Where the package is weaker is with Base, it’s database component. Data is much more robust when stored externally from the reference document. I had a spreadsheet that was getting a little too large and decided to migrate it to a database in Base. I could then add more fields, have a data entry form, predesigned reports and so much more. I attempted to use an external SQL database (mySQL) but this required a bunch of added software and a very obscure process. While I successfully created a database, it wouldn’t link properly. I needed something more straightforward to manage.
I ended up just using Base, but with a default embedded database. (Microsoft Access has the same issue btw) As is not so uncommon, it recently hiccuped and was unable to repair 2 components. Happily I use FileHamster, so was able to quickly recover a version saved prior to the hiccup.
But I knew I needed a better solution. This time, I ran into a more straightforward alternative for an external database. This uses JDBC and macros to manage your external data. The database is stored in the folder, outside the ODB file and is thus less prone to being corrupted. The folder is fully portable.
The instructions look long and complex but it’s actually pretty straightforward, with lots of detailed notes. Just follow the steps. I’ve summarized them below to give you a sense of it. They’re the same with OpenOffice or LibreOffice.
For a new database:
– check 2 correct settings (I’d recommend Medium security)
– download and put the Split_HSQLDB_Wiz template in a new folder
– open the template in Base and begin creating Tables and so forth
You’ll notice the 3-4 table files are created outside the ODB file, hence external.
For an existing database:
– check 2 correct settings (I’d recommend Medium security)
– create a new database folder
– copy your old ODB database into the folder
– using a Zip program like 7-Zip, extract the files in the database folder (your tables) of the old database into the new folder
– rename the extracted files to match the new database name, as in mylist.data
– download and put the mydb_wiz.ODB and jar file in the folder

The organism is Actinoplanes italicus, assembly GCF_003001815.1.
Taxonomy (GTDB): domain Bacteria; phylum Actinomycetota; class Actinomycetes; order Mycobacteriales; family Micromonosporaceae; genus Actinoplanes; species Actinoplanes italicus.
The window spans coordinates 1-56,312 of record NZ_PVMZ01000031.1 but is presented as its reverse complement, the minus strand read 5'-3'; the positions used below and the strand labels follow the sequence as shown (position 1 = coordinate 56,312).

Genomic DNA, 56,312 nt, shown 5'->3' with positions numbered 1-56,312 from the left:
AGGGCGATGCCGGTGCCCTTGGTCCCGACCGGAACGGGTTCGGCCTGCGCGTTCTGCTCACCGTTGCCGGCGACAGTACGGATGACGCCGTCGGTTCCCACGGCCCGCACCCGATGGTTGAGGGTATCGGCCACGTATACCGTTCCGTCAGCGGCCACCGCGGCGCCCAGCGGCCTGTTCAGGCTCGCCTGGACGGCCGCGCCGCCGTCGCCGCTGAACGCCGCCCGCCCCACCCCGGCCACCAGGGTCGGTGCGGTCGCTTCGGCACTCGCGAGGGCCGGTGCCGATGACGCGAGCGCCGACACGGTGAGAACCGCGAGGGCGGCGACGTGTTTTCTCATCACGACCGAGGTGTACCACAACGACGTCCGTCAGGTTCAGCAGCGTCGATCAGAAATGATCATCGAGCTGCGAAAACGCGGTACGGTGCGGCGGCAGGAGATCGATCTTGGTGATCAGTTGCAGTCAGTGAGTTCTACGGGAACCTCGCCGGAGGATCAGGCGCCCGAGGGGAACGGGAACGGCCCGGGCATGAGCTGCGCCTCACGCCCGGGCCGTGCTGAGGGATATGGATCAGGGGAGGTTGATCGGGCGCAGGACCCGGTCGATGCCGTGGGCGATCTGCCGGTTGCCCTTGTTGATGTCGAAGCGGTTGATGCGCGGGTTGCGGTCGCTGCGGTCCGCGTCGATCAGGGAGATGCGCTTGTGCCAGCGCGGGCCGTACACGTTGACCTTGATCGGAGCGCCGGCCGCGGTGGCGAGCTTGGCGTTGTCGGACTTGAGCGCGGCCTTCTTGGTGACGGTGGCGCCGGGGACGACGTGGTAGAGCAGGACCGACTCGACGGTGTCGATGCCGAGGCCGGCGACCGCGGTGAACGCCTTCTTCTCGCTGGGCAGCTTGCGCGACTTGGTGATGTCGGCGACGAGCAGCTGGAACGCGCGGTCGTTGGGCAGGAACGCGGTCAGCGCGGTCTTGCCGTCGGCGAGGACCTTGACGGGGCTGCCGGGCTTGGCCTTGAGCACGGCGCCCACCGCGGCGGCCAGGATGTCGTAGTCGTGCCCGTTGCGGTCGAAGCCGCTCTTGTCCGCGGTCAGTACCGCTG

– open the new ODB and your tables will be seen “within”
– open the old ODB file and drag and drop the Queries, Forms and Reports into the new one
Save and done.
You can then delete the old ODB and rename the new one appropriately.
The folder will contain the new ODB, the jar file, and the 4 db files (with no extensions). The files have to be kept together but the folder is portable.
When you open the database, the footer in Base will show JDBC | hsqldb:file:///… instead of Embedded, indicating an external database.
If you appropriately use Medium security, to avoid accidentally approving macros in an unknown document, you’ll have to OK the macros each time you open the database. To avoid this, you’ll want to add the location of your new database folder to “Trusted file locations” in Security, Macro Security, Trusted Sources tab.
Social media is an interesting bird. On the one hand, it’s connecting us globally as never before. It has helped facilitate the Arab Spring and Occupy movements plus many flash mobs. It reconnects us with old friends and makes distances and differences grow smaller.
On the flip side, it’s no replacement for a social life. It depersonalizes social connection and creates false communities. Facebook discovered that users watching “friends” all-positive feeds were getting depressed. They ran experiments to manipulate users moods with fake friends data.
Many free services are funded by advertising. Companies discovered that with better user tracking, they could offer their advertisers more targeted ads. The experiment has largely been a failure but rather than backing off, there has been a sharp increase in the level of tracking. More and more services are being cross-linked and more and more companies are sharing their user data to enhance tracking. While companies have to respect your email address by law, they can do what they like with your activity data. It makes big news when hackers breach security on your purchase data but when they announce another massive data sharing agreement you didn’t approve, you don’t hear a peep.
Another trend is to consolidate services such as at Google, Microsoft, and Apple. This is being driven by the desire to consolidate user data from all services. They’re not interlinking YouTube, GMail, Search, Calendar plus your various accounts for your convenience. If you also use the Chrome browser and have an Android phone, I think you’d be a little startled how much information is being gathered about you. It’s much the same with other services. Facebook invites you to “friend” businesses so your purchasing activity gets added. They actively share info with data consolidation businesses. Did you also let them load your address book? There’s a big reason the government is making record requests of such businesses for user data.
Myself, I don’t think it’s a big deal if a web site knows a little about it’s visitors. Most sites, including this one, track what pages visitors view and how many things they click. Did you look at 3 pages or 5? If you make a comment, they record your IP address. (do you really think comments are anonymous?) Many also subscribe to get notices of new articles. But those are typically managed separately. Subscribers are not tied to page reads or comments here. Newsletters similarly track opens and clicks to see what people respond to but they don’t track web activity.